Defining the Student Experience of tomorrow
Student success isn’t determined by the parameters listed above. There are other aspects of a student’s journey that we never considered addressing in the past, including touch-points that are relevant to the student experience. Successful universities of the future will be those that embrace technology to shape the experiences of a student’s life, by adopting a totally different approach, to enhance student outcomes. This blog focuses on three key areas where student experiences of the future will be defined.
Student Finances: Investing in Futures
A student loan statement isn’t the easiest document to read. All you know is that you’ve borrowed a lot of money but there is no one place to get a complete financial picture. A university that is really serious about helping a student manage their finances could provide a service or solution through which the student can track loans, manage payment, obtain further loans (federal or private, micro lending, peer-to-peer loan). These solutions that exist in the banking industry haven’t been explored to the fullest by universities. They tend to offer the student an enhanced experience of managing and tracking debt.
Meanwhile, with income-sharing agreements, colleges are piloting agreements that offer a 100% fee waiver for a course. Once the student gets a job, the university takes a share of the salary every month that pays back the cost of tuition, at a nominal rate of interest. Universities need systems to manage this: estimate the student’s financial capability, track loans and repayments. In fact, this department of the university needs to look like the loan department of a bank – with the people, processes, and technology that make it run. This is where a university needs to think like a bank.
Career Services: Start thinking like a Placement College
While most universities have well-oiled career services, both at college level and department level, there is a need to rethink the way the student experience is shaping up on this front. If the purpose is to be an interface with top companies to help students find jobs suited to their skills, the career-fair and resume drop-off formula doesn’t always lead to the best results. More importantly, the question to be answered is how universities are adapting to the future of work, in a world where skills and job requirements need to be matched better than ever.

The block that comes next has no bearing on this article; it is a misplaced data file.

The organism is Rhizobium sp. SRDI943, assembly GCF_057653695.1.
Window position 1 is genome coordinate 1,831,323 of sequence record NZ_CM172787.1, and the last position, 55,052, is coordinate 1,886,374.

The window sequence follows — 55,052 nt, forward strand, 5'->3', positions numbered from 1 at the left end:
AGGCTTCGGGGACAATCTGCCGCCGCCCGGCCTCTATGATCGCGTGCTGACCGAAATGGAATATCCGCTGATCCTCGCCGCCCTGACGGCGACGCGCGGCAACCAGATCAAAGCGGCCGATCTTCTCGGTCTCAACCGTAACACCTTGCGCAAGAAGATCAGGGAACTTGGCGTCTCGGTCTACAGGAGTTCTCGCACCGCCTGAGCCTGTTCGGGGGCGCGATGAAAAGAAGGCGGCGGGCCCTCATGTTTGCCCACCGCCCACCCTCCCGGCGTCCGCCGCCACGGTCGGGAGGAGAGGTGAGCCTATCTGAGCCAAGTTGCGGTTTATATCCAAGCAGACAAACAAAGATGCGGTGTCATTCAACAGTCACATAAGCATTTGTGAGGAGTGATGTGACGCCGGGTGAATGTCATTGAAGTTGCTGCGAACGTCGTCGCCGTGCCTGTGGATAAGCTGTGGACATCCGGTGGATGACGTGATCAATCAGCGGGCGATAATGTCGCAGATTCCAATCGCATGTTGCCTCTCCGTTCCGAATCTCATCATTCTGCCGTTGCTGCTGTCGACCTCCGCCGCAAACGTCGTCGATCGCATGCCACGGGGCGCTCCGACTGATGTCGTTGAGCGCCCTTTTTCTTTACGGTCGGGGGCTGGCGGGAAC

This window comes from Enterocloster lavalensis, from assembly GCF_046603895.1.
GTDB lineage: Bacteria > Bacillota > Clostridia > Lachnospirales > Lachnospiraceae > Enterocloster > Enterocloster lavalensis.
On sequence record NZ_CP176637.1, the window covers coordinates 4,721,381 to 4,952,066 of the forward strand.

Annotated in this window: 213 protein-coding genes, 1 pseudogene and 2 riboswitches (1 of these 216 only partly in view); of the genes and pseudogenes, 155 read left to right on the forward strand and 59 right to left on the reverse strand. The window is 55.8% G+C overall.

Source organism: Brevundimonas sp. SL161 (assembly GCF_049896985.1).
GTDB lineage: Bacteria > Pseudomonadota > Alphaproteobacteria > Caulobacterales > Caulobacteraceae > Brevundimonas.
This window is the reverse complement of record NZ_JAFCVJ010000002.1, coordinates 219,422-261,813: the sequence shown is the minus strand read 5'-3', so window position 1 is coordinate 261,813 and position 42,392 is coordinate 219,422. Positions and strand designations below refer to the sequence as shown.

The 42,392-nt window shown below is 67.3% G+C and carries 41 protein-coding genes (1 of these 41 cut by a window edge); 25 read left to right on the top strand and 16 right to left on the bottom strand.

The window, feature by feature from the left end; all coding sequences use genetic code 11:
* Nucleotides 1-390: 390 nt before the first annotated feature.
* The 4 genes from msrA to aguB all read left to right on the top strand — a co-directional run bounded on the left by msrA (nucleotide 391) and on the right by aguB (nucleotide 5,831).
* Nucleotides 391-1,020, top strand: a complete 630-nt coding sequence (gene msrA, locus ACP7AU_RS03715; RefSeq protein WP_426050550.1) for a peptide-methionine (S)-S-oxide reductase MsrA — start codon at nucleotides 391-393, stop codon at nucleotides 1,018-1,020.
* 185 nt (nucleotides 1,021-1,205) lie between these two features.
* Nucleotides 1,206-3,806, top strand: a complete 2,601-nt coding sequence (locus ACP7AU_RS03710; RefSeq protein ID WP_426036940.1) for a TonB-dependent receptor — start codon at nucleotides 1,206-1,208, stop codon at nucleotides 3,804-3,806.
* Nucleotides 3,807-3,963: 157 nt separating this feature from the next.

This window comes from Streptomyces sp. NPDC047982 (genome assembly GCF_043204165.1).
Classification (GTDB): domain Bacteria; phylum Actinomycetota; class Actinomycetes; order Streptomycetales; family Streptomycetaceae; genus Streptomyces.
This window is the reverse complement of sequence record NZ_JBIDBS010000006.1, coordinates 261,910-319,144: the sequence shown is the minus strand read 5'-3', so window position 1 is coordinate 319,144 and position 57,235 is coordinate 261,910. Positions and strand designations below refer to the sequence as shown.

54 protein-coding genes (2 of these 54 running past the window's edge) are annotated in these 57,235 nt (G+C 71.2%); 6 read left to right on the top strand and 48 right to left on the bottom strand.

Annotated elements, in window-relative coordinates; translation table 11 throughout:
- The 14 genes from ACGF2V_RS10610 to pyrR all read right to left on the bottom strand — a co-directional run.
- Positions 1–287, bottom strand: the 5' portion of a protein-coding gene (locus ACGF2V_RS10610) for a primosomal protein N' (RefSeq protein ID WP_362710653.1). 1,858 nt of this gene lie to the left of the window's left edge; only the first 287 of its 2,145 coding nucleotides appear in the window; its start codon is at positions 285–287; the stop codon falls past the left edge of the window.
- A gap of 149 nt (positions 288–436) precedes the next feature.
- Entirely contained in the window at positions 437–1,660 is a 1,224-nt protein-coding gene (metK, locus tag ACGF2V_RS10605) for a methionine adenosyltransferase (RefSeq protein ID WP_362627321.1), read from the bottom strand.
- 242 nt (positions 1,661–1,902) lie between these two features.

Schools are currently limited by the kind and number of companies that they have a relationship with. Many are not matching student capability to the right type of careers and companies. The solution lies in universities taking a leaf out of Executive Education and professional career service companies. Imagine if students could have a profile that has rich information linked to career tracks in the real world. AI and machine learning could empower recruiters with more information even as students are better equipped with information on job vacancies and career openings in various industries. The richness of this profile can be used to attract new employers. That’s how universities need to think to enable information interchange between recruiters and student prospects- a game-changer for future career services at universities.
Lifelong Learning: Professional Development for a Great Career
There exists a massive mismatch in employer needs and employee skills, and there are many companies working with corporations to bridge this gap. These skill service providers partner with universities and leverage their own network of partners and platforms to help companies bridge their talent gaps in both hiring and training. This need for executive education continues through the career of the employee, with needs varying with the life-stage. It is time for universities to step up their game in this area.
What if universities and employers could partner with each other in this last-mile training program to ensure a student transitions into the workforce more efficiently and hits the ground running? This would borrow from the world of the Learning and Development department and impart vocational or career skills for the job that isn’t part of the curriculum. This could involve gamified learning tools, interactive modules that test the student on skills and knowledge before moving on to another level. In fact, this department of a university would begin to look like the Training Department of a company, and would significantly change the student’s experience for the better.
Skin in the Game: Helping universities invest more in the student experience
Successful universities of the future will be set apart from the rest by how invested they are in the student experience. How well a university embraces digital technologies is a key enabler. New-age digital technology will redefine the student experience by helping universities be more invested in the student. Every time there is an income-sharing agreement, a university is investing in a student, putting its belief in the student, and throwing its weight behind their future prospects. This shift in attitude is what will help students have a better experience while at university. To help this happen, universities need to think like the industries that they will borrow from, with technology and solutions in lockstep with this change in approach